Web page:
But the EU's plans to treble the spending on its lifelong learning programme to more than l13 billion (pound;9bn) a year is creating more confusion than celebration in Westminster.
The Brussels approach to lifelong learning makes our own baffling domestic funding regime look simple by comparison.
The EU operates a number of programmes that sound like the answers to the kind of questions you get on University Challenge. Names such as Leonardo da Vinci, Erasmus and Gruntvig. What? You don't know who Gruntvig was? Oh, come on Balliol.
The cash is used for various worthy objectives - from allowing university students to spend more time abroad (travel broadens the mind etc) to promoting vocational and adult education.
When the House of Lords set up an inquiry to find out what these activities achieve, the omens were not good.
Lord Thomas of Walliswood opened the deliberations by saying: "I think some of us are finding it quite hard work to get through the original documents and understand what they are really about."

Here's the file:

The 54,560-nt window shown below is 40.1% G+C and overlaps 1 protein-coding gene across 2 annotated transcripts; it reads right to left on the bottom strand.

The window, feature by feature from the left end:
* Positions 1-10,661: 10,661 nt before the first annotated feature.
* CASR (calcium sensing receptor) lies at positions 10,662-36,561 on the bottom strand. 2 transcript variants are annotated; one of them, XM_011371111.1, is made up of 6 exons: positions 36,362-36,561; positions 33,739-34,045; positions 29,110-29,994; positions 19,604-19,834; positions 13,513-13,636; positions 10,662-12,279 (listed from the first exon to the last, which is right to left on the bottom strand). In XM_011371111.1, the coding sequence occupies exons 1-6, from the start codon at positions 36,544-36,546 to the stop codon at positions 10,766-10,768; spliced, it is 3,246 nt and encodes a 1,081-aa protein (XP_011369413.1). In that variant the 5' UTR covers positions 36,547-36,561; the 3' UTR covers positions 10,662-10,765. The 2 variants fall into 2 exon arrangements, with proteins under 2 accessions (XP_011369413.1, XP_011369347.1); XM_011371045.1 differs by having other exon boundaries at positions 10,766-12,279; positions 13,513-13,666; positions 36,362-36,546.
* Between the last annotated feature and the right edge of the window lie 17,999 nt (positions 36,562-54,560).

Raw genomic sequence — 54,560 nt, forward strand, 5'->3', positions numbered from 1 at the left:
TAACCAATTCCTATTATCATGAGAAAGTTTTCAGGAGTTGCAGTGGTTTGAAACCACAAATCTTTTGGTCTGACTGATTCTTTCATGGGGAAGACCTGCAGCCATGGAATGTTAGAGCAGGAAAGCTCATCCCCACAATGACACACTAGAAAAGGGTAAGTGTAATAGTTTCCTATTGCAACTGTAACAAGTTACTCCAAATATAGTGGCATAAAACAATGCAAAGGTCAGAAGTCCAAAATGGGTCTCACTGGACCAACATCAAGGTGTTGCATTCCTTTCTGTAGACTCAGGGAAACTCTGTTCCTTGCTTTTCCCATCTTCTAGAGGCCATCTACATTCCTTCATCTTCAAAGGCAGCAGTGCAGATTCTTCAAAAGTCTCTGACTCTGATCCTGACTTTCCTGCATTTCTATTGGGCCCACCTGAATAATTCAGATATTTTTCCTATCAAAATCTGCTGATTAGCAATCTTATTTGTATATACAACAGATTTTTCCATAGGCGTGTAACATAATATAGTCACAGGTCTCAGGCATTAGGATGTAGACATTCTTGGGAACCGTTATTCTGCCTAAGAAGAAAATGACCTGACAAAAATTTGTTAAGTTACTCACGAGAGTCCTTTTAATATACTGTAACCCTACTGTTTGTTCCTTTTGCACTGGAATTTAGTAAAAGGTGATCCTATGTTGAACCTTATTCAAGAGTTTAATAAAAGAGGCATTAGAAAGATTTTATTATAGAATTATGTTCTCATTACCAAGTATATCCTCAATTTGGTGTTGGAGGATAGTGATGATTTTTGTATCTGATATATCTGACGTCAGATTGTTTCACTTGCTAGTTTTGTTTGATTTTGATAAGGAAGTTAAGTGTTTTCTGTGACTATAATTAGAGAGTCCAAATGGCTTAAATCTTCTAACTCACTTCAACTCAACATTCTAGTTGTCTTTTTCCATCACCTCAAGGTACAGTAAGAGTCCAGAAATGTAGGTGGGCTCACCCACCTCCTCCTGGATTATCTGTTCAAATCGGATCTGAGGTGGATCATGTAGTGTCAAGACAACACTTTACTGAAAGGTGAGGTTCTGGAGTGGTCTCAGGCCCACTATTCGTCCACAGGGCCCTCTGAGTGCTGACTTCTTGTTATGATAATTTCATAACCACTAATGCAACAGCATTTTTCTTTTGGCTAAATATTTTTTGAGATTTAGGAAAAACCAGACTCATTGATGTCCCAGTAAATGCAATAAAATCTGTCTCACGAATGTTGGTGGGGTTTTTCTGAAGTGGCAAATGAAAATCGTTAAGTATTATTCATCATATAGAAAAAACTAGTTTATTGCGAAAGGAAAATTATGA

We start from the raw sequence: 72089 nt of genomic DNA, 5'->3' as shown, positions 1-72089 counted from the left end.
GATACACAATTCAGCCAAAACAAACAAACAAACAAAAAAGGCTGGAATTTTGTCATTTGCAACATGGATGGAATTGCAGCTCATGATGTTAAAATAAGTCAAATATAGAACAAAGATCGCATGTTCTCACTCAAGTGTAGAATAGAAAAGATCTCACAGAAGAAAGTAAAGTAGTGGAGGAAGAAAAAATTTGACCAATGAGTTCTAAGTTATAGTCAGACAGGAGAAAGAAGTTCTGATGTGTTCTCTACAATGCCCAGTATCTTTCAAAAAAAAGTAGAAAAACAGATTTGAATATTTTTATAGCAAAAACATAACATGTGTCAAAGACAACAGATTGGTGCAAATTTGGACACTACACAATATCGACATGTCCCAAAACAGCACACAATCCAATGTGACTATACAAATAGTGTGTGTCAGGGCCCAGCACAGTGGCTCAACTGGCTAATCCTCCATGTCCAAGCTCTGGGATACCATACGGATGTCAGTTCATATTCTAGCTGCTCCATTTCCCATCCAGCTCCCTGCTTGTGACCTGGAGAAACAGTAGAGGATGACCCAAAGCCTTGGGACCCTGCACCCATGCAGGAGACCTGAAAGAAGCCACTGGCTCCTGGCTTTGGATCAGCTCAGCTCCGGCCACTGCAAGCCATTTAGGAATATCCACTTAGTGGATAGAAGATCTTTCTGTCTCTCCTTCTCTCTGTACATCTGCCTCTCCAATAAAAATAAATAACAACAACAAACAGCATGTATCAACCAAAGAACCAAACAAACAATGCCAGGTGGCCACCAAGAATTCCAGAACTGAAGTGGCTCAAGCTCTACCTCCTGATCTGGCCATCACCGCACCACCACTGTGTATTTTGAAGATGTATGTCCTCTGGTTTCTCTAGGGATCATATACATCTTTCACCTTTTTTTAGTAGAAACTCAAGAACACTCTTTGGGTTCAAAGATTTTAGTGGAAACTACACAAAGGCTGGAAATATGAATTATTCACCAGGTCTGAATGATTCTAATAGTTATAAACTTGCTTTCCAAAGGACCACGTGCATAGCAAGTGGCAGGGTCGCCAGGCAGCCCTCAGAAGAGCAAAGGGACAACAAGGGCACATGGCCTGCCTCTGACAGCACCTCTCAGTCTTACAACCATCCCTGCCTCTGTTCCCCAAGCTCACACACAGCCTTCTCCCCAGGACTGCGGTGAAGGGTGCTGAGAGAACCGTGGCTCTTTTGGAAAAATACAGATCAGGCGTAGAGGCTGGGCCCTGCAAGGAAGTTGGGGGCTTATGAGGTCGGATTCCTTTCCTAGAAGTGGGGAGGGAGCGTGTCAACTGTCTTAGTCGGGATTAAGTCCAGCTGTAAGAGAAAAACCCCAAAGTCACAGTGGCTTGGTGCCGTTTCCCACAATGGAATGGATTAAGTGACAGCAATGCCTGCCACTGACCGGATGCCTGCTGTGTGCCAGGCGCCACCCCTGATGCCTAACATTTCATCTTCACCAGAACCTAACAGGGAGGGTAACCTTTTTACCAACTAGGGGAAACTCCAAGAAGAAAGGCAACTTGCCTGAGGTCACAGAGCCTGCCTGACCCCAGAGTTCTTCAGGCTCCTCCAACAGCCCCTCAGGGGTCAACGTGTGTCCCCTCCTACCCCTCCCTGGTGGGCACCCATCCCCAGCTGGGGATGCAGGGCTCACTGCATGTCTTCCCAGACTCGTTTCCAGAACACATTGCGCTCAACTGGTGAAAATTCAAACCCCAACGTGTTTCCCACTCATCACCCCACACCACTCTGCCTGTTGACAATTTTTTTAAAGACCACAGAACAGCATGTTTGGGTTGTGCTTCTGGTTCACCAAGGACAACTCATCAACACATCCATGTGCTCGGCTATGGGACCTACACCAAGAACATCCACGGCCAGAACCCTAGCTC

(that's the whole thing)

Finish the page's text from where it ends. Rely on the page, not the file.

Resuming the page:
Five sessions and 255 pages of deliberations later, it seems the picture is little clearer.
At the latest hearing, further and higher education minister Kim Howells was before the committee, where he candidly admitted that he is yet to be convinced that Europe's bizarrely-named package of initiatives is worth the money.
"We are concerned about the size of the budget increase proposed by the European Union," he said. "l13 billion is an increase of 3.5 times current expenditure. We are concerned that EU programmes will add value.
"I can't quite see how contributor nations can support this if they can't explain to their voters what the benefits are going to be very precisely."
The really worrying thing is that much of Europe's generosity must be supplemented with match-funding from the coffersof the Department for Education and Skills.
Just how much extra money this will involve is unclear. Indeed, the DfES was still puzzling over its maths as FErret went to press. Email us FErret@tes.co.uk